the act or process of executing.
the state or fact of being executed.
the infliction of capital punishment or, formerly, of any legal punishment.
the process of performing a judgment or sentence of a court: The judge stayed execution of the sentence pending appeal.
a mode or style of performance; technical skill, as in music: The pianist's execution of the sonata was consummate.
effective, usually destructive action, or the result attained by it (usually preceded by do ): The grenades did rapid execution.
Law. a judicial writ directing the enforcement of a judgment.
Computers. the act of running, or the results of having run, a program or routine, or the performance of an instruction.

1250–1300; Middle English execucioun < Latin execūtiōn- (stem of execūtiō). See executive, -ion

executional, adjective
nonexecution, noun
preexecution, noun
reexecution, noun Unabridged
Based on the Random House Dictionary, © Random House, Inc. 2014.
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World English Dictionary
execution (ˌɛksɪˈkjuːʃən)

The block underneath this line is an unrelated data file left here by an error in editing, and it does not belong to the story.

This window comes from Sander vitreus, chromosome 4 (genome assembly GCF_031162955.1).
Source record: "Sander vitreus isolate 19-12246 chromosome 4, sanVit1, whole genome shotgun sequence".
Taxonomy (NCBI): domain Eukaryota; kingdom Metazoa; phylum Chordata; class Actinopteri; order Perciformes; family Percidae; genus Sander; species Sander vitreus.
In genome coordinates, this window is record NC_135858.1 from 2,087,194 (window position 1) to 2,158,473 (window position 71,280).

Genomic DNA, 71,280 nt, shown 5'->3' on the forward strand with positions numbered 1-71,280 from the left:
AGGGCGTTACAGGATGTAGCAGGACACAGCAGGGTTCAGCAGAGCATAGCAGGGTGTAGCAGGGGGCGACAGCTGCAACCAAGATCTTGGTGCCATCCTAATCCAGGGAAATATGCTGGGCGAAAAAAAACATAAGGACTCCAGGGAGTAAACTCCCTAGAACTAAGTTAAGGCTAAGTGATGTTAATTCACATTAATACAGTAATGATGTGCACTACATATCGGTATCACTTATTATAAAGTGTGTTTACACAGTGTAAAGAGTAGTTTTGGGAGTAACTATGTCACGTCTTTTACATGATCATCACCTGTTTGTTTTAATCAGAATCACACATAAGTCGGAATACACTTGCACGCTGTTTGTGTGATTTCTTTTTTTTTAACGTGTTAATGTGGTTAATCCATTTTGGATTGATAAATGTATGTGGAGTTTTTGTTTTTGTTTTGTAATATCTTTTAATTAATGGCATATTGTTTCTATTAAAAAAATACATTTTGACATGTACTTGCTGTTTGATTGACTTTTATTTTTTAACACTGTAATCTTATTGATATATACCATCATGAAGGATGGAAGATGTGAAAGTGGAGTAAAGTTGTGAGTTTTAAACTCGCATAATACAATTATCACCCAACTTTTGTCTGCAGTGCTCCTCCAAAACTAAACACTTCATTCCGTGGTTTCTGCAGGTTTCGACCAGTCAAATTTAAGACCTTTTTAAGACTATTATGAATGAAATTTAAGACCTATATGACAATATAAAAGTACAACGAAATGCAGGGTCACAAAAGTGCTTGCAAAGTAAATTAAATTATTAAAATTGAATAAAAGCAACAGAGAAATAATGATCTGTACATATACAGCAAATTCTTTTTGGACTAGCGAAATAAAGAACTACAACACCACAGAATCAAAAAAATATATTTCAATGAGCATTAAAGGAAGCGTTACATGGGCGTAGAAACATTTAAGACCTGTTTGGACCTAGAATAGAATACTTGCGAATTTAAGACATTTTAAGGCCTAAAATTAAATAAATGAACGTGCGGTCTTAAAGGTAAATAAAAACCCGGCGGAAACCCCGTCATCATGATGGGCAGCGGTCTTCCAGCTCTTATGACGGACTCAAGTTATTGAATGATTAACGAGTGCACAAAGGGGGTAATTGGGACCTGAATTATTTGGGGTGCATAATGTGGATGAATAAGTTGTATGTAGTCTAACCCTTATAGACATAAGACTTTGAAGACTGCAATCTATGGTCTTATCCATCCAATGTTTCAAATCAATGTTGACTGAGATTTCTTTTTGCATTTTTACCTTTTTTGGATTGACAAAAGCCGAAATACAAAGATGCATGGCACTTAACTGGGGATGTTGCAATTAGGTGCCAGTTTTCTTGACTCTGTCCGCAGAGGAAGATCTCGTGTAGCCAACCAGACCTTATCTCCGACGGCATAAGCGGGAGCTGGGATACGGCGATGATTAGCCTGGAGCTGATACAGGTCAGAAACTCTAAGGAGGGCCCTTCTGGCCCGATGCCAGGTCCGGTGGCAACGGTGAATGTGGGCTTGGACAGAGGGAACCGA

1.  the act or process of executing
2.  the carrying out or undergoing of a sentence of death
3.  the style or manner in which something is accomplished or performed; technique: as a pianist his execution is poor
4.  a.  the enforcement of the judgment of a court of law
 b.  the writ ordering such enforcement

Collins English Dictionary - Complete & Unabridged 10th Edition
2009 © William Collins Sons & Co. Ltd. 1979, 1986 © HarperCollins
Publishers 1998, 2000, 2003, 2005, 2006, 2007, 2009
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Word Origin & History

mid-14c., from O.Fr. execution, from L. executionem, agent noun from exequi/exsequi "to follow out," from ex- "out" + sequi "follow" (see sequel). Sense of "act of putting to death" is from M.E. legal phrases such as don execution of deth "carry out a sentence of death."
Literal meaning "action of carrying something into effect" is from late 14c. John McKay, coach of the woeful Tampa Bay Buccaneers (U.S. football team), when asked by a reporter what he thought of his team's execution, replied, "I think it would be a good idea." Executor and executioner were formerly used indifferently, since both are carrying out legal orders.
Online Etymology Dictionary, © 2010 Douglas Harper
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